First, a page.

When Moving a Business, Keep Employees Engaged in the Move

Make Sure Employees Move with You

professional woman moving box with a plant

If you're a planning a business move, whether it's because of a downsize, cheaper real estate, expansion or to be located closer to customers, it's important to ensure that employees are taken into consideration, kept informed and feel part of the move.

Most companies make the decision to move because it's best for their bottom line; this is what companies must do to ensure their viability. However, it doesn't mean that employee needs shouldn't be considered.

Let Employees Know Where the New Office Will Be Located

Also, let employees know what kind of changes to their daily commute this might entail. Use your employee database to assess which employees might be commuting further or for those individuals who commute by transit, if transit is still accessible to the new location.

Help Out Your Employees With the Move

If there are issues, bring these forward to the affected employees to let them know their options, whether that's helping out with transit fees or parking space. Even if you can't offer any incentives, provide employees with the information far in advance of the move to allow them to decide if they should pursue other employment options that have a shorter commute.

Offer Some Options to Help People Adjust

If possible, allow those employees affected by the move, to have a more flexible schedule. Perhaps they can come in earlier or later, depending on the traffic flow and what might work best for the new commute.

Let Them Know About Parking and Other Changes

Let employees know if there will be a change in parking space and if they'll have parking paid. Ask employees ahead of time what they require so you can try to provide enough parking for everyone who requires it. If this isn't possible, let them know if there are other options and what you're willing to do to assist them in coping with the change to their commute.

Keep Communicating Throughout the Move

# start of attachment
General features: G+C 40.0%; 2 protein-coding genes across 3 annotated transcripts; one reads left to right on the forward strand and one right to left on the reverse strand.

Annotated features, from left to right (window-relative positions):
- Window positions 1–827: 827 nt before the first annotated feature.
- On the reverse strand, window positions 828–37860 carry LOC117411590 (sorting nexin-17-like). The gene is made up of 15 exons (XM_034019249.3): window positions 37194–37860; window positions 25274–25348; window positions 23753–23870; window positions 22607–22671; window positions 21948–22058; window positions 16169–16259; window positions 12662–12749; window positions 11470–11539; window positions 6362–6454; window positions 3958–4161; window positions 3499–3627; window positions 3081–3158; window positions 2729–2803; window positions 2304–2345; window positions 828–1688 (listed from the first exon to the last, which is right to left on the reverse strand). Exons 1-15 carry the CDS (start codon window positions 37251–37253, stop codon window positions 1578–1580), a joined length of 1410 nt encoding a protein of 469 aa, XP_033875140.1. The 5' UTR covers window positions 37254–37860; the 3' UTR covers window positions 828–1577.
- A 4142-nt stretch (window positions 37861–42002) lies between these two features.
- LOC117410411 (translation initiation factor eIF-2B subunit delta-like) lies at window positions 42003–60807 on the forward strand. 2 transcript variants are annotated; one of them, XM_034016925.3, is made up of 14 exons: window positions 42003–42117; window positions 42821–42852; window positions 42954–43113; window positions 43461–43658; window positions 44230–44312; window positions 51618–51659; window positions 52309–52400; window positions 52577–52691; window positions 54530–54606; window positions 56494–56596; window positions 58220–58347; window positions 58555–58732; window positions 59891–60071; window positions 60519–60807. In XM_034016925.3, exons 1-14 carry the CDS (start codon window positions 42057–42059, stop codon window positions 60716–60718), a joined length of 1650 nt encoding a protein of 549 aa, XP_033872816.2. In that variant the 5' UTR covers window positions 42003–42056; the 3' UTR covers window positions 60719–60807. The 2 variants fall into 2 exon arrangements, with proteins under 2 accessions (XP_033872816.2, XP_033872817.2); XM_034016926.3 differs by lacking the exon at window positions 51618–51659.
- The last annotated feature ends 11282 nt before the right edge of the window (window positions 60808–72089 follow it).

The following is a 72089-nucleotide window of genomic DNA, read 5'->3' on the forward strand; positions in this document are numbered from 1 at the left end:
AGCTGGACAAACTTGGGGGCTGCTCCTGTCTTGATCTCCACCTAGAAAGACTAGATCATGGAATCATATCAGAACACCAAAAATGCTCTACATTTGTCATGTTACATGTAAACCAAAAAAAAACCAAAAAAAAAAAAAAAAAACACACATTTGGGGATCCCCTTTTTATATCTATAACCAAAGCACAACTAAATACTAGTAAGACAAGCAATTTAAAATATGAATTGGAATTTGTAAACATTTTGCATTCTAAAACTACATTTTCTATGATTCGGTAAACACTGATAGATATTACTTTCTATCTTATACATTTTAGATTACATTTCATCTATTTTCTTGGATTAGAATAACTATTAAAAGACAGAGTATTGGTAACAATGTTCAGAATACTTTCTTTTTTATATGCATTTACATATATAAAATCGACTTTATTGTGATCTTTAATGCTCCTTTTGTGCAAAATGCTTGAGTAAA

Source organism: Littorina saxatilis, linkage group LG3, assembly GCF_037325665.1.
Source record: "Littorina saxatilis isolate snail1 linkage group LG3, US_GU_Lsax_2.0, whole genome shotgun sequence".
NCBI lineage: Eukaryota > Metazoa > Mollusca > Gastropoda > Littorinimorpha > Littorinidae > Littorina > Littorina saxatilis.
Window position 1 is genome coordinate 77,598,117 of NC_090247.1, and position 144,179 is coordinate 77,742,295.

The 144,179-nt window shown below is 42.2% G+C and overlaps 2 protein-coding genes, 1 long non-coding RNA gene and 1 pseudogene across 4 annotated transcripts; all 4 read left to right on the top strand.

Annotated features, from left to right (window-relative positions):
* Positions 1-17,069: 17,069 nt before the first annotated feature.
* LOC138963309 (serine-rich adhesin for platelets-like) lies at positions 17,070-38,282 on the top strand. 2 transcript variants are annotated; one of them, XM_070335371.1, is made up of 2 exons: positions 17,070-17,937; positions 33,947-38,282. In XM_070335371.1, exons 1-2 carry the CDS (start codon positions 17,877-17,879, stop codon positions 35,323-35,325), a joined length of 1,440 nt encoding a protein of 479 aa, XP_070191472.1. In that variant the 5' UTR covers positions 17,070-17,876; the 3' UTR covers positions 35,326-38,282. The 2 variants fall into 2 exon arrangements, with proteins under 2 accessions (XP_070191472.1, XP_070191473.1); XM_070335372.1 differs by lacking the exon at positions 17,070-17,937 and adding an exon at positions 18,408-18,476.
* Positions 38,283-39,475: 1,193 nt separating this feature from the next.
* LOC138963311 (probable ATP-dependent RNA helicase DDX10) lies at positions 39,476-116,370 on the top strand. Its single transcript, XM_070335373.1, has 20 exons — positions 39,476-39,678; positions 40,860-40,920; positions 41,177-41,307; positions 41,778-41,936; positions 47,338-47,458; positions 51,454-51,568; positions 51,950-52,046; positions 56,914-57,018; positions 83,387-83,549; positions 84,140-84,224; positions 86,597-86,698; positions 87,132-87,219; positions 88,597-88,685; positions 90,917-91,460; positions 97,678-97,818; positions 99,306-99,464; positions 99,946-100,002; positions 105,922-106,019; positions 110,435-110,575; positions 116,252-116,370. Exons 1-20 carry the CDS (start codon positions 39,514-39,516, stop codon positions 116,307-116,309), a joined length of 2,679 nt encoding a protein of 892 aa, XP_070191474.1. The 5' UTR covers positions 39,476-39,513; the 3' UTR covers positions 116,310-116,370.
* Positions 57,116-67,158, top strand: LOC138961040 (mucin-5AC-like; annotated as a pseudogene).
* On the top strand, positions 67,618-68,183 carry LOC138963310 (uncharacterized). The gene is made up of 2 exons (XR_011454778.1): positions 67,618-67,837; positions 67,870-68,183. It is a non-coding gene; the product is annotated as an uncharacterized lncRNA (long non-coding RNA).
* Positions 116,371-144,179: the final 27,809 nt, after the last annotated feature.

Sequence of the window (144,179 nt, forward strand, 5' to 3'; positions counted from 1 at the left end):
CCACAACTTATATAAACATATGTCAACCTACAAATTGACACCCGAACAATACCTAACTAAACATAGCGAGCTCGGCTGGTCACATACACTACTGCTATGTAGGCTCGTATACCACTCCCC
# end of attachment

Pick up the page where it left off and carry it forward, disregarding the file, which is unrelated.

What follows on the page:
Communicating with employees on a regular basis about the move is key to keep them in the loop and to ensure that hear-say is kept to a minimum. Also, provide the opportunity for employees to ask you questions about the move - the communication should go two ways. 

As soon as you can, let employees know about the move. You should try to give them enough time to ensure that the new location will work for them, so they can get used to the idea of moving and make the right decisions for themselves. Also, provide a timeline of how the move will proceed, what their role will be and what you expect from them.

Get Employees Involved

Once you know where the company is moving to, what the new space will look like and a time frame established, it's a good idea to have employees get more involved on the move, more than simply packing up their office space.

Ask Staff Their Opinion

Ask staff about how the new office space will work, how things could be set up for efficiency, staff enjoyment, and the overall working environment. The more staff become involved in the decision-making process, the greater the input and team support. It is essential to keeping morale high during what can often be a difficult time.

Use the Opportunity to Improve Working Conditions

Find out if there are things about the current (old) office that didn't work and that might be improved in the new space. Perhaps this might be the set-up of the photocopier room or the location of the staff lounge or the lack of desk space in each office. Employees are the best consultants when it comes to improving workflow and environment.

Create an Information Package About the New Neighborhood

If your company has been located in one place for a while, employees will have their favorite eating spots, coffee shops and business-related services nearby. To help with the transition, create a list of local businesses that are in the new neighborhood, including restaurants, cafes, gyms, day care centers, dry cleaners and grocery stores.

If you're a small business owner, you might consider taking an afternoon off to visit the new area with your employees. Let them see the new space and spend some time in the area. Again, this will ease the transition.